Supporting Parents Through Pregnancy Loss

Posted by: bailey on March 15th, 2014

88079Close to one in four women experience pregnancy loss. From early pregnancy loss to newborn deaths, the sadness and grief that parents experience with pregnancy and child loss can be devastating.

Outside of the actual loss, one of the biggest challenges for parents who have lost a child can be having their grief diminished or not recognized as significant in comparison to the loss of an older child or adult. There is a common misconception that pregnancy loss is less traumatic than the loss of an older child or adult, as though a parent is not as attached to an unborn child. For many people, attachment to a child starts before the child is even conceived.

When parents are not supported in their grief, the grief can become trivialized. This can mean that parents do not feel they have the right to fully grieve the loss of their child due, partly, to lack of understanding. Grieving is an essential part of healing from the losses we experience.

“Grieving allows us to heal, to remember with love rather than pain,” says Rachel Remen, the founder and director of the Institute for the Study of Health and Illness. “It is a sorting process. One by one you let go of things that are gone and you mourn them. One by one you take hold of the things that have become part of who you are and build again.” Social support gives a space for the grief. Often this support allows a person to work through their grief, thereby facilitating the healing process.

We can support those struggling with a loss, helping them to feel understood and, in turn, facilitating their grieving.

First, respect parents’ wishes regarding whether or not they want to talk about the loss. Parents often want to express their thoughts and feelings, but are unsure about how people will react. Be a good listener. Each pregnancy and child is unique and special. Parents have often named their child and have a lot to say about their experience. They have often gotten to know their pregnancy and child in certain ways. Listening to or asking about these special things can be helpful. If you do not know what to say or have feelings of sadness for the parents, it can help to let them know.

If parents do not want to discuss the loss, respect their boundaries. Talking about the loss will be emotional. Parents have wisdom about when it is appropriate for them to open up. Sometimes they’ll prefer not to discuss their loss because they feel it is a private matter. Following their lead lets them know that you care and are there if they choose to open up. It can be helpful to ask them what they need, although they might not yet know.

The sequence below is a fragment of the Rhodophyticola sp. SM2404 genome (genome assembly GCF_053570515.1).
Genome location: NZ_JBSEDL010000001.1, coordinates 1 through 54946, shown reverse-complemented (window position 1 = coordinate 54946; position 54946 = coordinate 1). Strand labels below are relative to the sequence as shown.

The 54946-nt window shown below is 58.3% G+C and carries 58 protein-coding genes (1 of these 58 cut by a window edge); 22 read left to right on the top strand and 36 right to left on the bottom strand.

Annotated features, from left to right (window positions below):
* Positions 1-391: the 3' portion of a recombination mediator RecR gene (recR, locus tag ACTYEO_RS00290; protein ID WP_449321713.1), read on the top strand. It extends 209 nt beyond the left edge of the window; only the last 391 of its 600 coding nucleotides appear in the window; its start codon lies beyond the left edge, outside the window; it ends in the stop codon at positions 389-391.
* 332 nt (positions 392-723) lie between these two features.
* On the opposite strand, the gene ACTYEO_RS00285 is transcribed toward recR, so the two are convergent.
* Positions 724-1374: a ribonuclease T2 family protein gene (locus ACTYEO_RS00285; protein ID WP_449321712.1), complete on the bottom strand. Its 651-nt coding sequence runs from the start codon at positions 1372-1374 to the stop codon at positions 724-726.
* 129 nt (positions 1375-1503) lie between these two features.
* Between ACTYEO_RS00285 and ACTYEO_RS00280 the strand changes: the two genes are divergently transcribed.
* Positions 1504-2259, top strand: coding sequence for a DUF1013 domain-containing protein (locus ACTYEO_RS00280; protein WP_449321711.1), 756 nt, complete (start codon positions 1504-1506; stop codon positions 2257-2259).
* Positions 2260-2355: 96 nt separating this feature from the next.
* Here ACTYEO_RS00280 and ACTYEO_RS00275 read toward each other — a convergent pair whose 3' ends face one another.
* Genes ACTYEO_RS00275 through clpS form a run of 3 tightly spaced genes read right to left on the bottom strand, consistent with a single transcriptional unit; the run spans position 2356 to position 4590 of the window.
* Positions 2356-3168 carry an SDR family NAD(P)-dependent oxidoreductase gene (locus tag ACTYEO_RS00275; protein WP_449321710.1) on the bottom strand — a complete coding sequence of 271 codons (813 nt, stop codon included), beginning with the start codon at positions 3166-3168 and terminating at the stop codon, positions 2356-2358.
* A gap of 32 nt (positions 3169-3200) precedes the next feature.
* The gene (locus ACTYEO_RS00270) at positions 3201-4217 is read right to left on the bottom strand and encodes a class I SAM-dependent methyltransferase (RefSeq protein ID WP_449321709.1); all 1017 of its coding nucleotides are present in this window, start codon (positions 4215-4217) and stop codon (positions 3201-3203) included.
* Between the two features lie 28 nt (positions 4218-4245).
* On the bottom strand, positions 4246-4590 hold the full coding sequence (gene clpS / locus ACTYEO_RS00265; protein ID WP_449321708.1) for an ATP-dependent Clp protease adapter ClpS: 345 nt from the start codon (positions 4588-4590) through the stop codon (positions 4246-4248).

Remember that everyone’s experience with loss is different. Listen to the person’s unique story. Let the grieving person know that you have heard how they are feeling, and validate their feelings. This can make them feel understood. Some people may be dealing with intense emotions while others might have a “get on with life” approach.

When discussing the loss, it is important to remember that nothing you can say will change the outcome of the loss. This is difficult because many of us just want to make everything better. Saying “Sorry to hear about the loss” is often appreciated and may be the only thing you can do.

Finally, it can help to identify ways that parents might be supported in their grieving process. Outside of discussing the loss, parents have lots of other needs that can be supported. This may include preparing food, allowing time for rest, and providing love and care. Distraction from grieving may also be helpful at times. Other times, grieving parents may want you to support their process by being involved in a remembrance ceremony or funeral. One new resource for grieving parents is the Little Spirits Garden at Royal Oak Burial Park. Little Spirits is a space within the park where families and supporters can come to grieve pregnancy and child loss, or conduct memorial ceremonies.

It is sad when expecting parents experience the loss of a pregnancy, an awaited child, but we, as a community, can give care and understanding to these parents so that they can move through their grief to a place of love, healing and remembrance.

Vanessa Bailey is a Victoria nurse and counsellor who supports parents with reproductive health issues. She is passionate about the health and well-being of parents and families.

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